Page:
I was determined not to write about family, to think of something witty, but the well is dry. Has anyone else noticed that for the last two days every simple little task or idea has been hampered in a million tiny but annoying ways? Or is it just me?
On the upside, the kids seem unaffected.
Girl has been told about the Chinese myth that dragons swallow up the sun in an eclipse. She has decided the eclipse is recent enough for the dragons to still be around, and this makes the walk home from school a long one, full of oohs and coos at cloud formations. Apparently the shadows on her bedroom ceiling look like the Queen of Hearts holding an umbrella (the umbrella is the lightshade). I don't know where I got such a creative kid from; she must be an aberration or a throwback. She's happy, whatever, which given our household is quite a feat.
Son (the Aspergers sufferer) has been sidetracked from appearing in the Christmas show yet again. This suits him just fine and the teachers even better, because although he loves singing, the two attendant requirements - sitting still for long periods of time and performing in front of people, are just not his cup of tea and cause him tremendous stress. Son's stress tends to be contagious. This year he is to help one of the male teachers with the lighting. I wonder if they are beginning to realise just what they've done.
Its lovely to see him so totally enthused (or, if you look at it another way, obsessing about something to do with the real world for a change) but they had to advise him of this special duty at the same time as rehearsals for the show began, so that he knew why he was excused/excluded from the practice. Now he keeps wanting to nip over to see the teacher he will be helping. Seeing himself as a work colleague, he constantly wants to brain-storm and make sure he is up to speed with developments. There is nothing to develop until the show has been finalised and lighting options can be discussed, but he goes anyway, just in case.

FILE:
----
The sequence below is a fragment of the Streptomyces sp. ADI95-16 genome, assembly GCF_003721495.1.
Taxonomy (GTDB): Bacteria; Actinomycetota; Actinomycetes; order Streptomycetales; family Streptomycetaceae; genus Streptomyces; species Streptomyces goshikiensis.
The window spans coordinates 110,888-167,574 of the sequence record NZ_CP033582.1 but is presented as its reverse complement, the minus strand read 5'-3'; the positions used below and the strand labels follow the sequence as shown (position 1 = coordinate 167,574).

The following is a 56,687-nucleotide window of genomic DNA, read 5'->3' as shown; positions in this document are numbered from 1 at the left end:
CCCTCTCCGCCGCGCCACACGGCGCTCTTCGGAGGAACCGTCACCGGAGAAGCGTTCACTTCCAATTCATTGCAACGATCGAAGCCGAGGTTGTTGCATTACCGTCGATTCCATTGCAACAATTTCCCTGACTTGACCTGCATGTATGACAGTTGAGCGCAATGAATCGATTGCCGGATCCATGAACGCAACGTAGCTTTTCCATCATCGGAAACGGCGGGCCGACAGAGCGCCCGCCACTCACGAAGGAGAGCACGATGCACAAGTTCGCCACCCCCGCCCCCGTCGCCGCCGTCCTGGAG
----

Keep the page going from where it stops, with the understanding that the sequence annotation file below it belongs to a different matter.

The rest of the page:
He keeps mentioning to me, with some awe, that there are others as good at electrics as he is, and then he alternately decides this either means he is the luckiest kid in the whole school, or that he must have a spark of genius that sets him aside from the rest and that the teachers have spotted something truly special in him. I watch his head and heart swell successively and find myself perched like a hawk in case the superiority theory takes hold and I have to advise him that its probably because the other budding electricians know how to sit still. Its been a long time since I've seen him feel this special.
The other day I was late leaving the school because Son ran over to have another quick word with the long suffering teacher whose idea this was. The teacher asked him whether he had told me about his maths tests. "Oh no, I forgot" says Son.
He apparently did two tests and got 100% in one and 98% in the other. The school is delighted. Son's reaction? "Oh hey, yeah, well, its cos I know it, thats all, but doing the lights,...wow! It means maybe the Headmaster will thank me after all four shows, because he always thanks the lighting man and the piano player and I might get my name said out, and....."
Daughter's reaction? "Yes but look at that cloud - its a man eating a baby elephant! And it's my turn to talk."
I have an aspie kid and a 'normal'. One doesn't know how to share nor how to shut up. The walk to and from school is therefore divided into talking turns, with a no-mans land where we cross the big road and they both have to shut up. One day he'll get the hang of it. Probably.
My own reaction, and probably the reason I couldn't think to do a blog post yesterday, was something along the lines of "That's nice dears, hic durr blurble, I'm a little teapot." I do find mental vacancy so therapeutic, sometimes.